Operations Research and System Analysis at UNC-CH pre
sents Dr. Vidyadhar G. Kulkami, who will speak on "Optimal
Retrial Times" at 4 p.m. in 107 Smith Building.
Pre-MedPre-DentPre-Vet students: Come to an interview
ing skills workshop from 7 to 9:30 p.m. Be prepared for your
professional school interviews. Sign up at 202-D Steele
Thursday program at the Baptist Student Union will start at
5:45 p.m. at the Battle House. The topic will be "World Hun
ger and the Christians" and the speaker will be Andy Loving or
Ken Sebested who are with SEEDS magazine.
The Carolina Union Performing Arts Committee will meet
at 4:15 p.m. in 226 Union.
There will be a mandatory Campus Y Tutorial meeting at
7:30 p,m. in 08 Peabody.. The meeting will be short -but very
imrwrtant. so all tutors must attend". ' " ' " ' '
STOP-WATT (Student Together Opposing the Plunder of
Wildlife, Air, Trees and Trails): There will be an organizational
is located adjacent
forms that serve as a stage, resemble chairs in a classroom facing
a lectern. For Readers Theater participants, the room is a
classroom as well as a theater.
From writing and directing to lighting and performing,
students of Readers Theater work with every aspect of produc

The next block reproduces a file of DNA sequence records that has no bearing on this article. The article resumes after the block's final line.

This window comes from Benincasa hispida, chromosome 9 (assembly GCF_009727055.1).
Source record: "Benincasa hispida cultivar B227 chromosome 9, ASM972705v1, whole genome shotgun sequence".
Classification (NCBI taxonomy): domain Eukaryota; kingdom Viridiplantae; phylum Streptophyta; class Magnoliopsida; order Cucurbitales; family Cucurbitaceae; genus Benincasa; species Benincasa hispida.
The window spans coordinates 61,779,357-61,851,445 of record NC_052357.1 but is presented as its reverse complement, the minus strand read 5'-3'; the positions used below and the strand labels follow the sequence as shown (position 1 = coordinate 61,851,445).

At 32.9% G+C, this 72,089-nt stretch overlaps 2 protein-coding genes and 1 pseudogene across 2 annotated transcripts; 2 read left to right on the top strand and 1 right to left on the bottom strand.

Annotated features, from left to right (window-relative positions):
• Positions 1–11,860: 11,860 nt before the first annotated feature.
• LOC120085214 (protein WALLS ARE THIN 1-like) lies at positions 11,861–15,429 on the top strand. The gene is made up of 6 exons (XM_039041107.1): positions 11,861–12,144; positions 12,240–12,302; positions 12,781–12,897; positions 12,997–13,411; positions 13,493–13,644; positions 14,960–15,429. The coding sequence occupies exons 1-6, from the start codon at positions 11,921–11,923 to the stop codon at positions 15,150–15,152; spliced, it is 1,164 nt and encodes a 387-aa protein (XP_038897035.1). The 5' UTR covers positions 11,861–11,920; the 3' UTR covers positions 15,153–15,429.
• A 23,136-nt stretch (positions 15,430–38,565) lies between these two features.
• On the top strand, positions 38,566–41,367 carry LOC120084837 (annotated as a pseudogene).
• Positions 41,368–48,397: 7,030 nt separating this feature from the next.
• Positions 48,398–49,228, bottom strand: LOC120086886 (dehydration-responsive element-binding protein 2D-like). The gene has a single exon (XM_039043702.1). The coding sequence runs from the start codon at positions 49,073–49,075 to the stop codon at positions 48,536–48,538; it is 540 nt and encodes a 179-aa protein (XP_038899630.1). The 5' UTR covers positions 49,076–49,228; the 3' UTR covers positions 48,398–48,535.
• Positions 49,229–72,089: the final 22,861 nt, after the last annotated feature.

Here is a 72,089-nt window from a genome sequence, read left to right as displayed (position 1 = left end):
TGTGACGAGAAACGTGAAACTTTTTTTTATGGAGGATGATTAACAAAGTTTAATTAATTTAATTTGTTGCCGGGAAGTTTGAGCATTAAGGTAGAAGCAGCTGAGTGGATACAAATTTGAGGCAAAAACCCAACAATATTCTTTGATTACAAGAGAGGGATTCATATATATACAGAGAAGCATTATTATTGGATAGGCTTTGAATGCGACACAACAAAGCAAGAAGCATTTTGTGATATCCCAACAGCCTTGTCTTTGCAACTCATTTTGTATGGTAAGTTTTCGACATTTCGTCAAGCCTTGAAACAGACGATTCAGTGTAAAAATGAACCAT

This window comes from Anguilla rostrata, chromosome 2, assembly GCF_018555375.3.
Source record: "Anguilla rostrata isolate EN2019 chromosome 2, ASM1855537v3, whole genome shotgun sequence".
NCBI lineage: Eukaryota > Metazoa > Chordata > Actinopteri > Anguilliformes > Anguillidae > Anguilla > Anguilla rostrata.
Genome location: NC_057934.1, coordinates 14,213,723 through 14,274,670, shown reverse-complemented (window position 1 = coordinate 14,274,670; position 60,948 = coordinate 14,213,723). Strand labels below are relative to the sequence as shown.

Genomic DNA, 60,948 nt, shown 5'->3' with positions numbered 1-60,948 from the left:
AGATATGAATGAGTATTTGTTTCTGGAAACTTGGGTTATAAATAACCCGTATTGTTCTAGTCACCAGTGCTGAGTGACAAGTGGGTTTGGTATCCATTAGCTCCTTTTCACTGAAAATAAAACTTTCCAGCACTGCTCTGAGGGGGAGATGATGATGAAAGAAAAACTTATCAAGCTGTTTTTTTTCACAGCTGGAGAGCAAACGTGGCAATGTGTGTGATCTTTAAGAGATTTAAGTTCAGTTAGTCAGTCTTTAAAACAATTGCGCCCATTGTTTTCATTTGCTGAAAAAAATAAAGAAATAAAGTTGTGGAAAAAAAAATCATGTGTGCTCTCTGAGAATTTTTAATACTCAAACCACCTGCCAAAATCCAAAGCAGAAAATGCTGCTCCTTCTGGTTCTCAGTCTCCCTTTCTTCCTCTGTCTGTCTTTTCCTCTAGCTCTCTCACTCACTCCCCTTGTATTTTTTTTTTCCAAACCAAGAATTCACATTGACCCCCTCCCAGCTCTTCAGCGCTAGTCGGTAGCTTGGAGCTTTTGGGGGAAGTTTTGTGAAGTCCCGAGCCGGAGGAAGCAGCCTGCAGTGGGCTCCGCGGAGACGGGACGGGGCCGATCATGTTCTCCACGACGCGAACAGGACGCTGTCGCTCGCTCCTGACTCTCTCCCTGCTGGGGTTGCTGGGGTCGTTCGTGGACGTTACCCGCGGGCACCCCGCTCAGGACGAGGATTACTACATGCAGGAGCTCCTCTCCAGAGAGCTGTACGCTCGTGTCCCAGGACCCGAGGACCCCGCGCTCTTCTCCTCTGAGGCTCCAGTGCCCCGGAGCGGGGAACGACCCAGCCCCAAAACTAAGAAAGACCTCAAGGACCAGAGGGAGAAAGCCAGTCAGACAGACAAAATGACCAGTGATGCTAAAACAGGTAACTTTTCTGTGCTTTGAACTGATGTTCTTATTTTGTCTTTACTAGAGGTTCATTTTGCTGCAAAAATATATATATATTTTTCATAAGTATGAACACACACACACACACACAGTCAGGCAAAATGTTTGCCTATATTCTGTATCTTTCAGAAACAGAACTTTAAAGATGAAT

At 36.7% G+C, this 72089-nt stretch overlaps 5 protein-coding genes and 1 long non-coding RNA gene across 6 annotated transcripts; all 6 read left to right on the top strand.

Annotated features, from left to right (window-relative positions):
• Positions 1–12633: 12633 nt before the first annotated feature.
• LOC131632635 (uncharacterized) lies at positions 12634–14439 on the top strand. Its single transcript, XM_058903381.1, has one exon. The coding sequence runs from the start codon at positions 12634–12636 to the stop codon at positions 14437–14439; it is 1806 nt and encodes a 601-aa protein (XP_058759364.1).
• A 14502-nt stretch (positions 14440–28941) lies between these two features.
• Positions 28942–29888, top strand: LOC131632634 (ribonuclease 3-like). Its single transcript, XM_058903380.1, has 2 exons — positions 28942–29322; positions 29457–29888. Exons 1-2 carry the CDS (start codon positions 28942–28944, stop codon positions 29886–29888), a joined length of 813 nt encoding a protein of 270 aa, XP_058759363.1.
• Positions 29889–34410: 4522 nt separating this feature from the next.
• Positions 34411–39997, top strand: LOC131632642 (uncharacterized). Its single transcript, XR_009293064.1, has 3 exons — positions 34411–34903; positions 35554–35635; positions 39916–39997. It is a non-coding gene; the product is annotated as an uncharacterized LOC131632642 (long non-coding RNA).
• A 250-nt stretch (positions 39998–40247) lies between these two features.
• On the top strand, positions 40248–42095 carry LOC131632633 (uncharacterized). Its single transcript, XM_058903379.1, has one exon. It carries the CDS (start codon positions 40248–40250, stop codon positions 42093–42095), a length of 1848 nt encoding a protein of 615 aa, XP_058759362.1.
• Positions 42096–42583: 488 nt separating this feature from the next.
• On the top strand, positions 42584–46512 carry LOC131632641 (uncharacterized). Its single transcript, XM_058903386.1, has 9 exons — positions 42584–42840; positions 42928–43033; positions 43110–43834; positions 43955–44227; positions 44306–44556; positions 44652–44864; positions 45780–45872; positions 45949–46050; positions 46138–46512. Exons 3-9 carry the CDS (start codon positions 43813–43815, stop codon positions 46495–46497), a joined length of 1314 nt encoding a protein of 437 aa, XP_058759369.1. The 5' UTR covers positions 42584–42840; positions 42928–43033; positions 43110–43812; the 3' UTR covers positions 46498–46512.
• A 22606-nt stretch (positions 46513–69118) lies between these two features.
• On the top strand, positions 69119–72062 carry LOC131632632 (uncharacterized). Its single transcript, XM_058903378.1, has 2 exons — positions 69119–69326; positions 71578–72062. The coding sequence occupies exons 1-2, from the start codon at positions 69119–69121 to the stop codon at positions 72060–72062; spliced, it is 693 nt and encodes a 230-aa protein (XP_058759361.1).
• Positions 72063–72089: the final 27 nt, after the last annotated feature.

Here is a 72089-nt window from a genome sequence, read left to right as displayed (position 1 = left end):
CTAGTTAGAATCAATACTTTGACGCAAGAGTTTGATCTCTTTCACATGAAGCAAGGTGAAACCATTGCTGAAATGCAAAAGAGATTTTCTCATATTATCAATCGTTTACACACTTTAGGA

tion. "They do everything; I just supervise the whole thing," said
Martha Hardy, associate professor of speech communications
and Readers Theater instructor.
"Readers Theater emphasizes the presentation of literature,"
she said. "The purpose .is to feature the work being interpreted
instead of the performers.
"Another important aspect of Readers Theater is the au
dience's involvement with the performance. The audience is ask
ed to imagine many things. They have to work more, so they will
be more involved," she said.
The performers in the production benefit from participation
in Readers Theater in different ways. Some participants find it
helps them prepare for careers in speech communication, while
others see it as a release from the drudgery of their studies.
Cast member Jim Mamoulides said he used Readers Theater
to get away from the world of accounting classes and that he lik
ed Readers Theater presentations because they are like old-time
radio shows. "You don't have the benefit of a full stage and
costuming," hesaid. "You have to imagine the scene. It
(Readers Theater) is more true to literature."
meeting of STOP-WATT to discuss strategy for the removal of
Secretary of the Interior James Watt at 7:30 p.m. in 209 Mann
ing Hall. Petitions win be circulated. Afl interested persons are
North Chapter of Inter Varsity is going skating today. Meet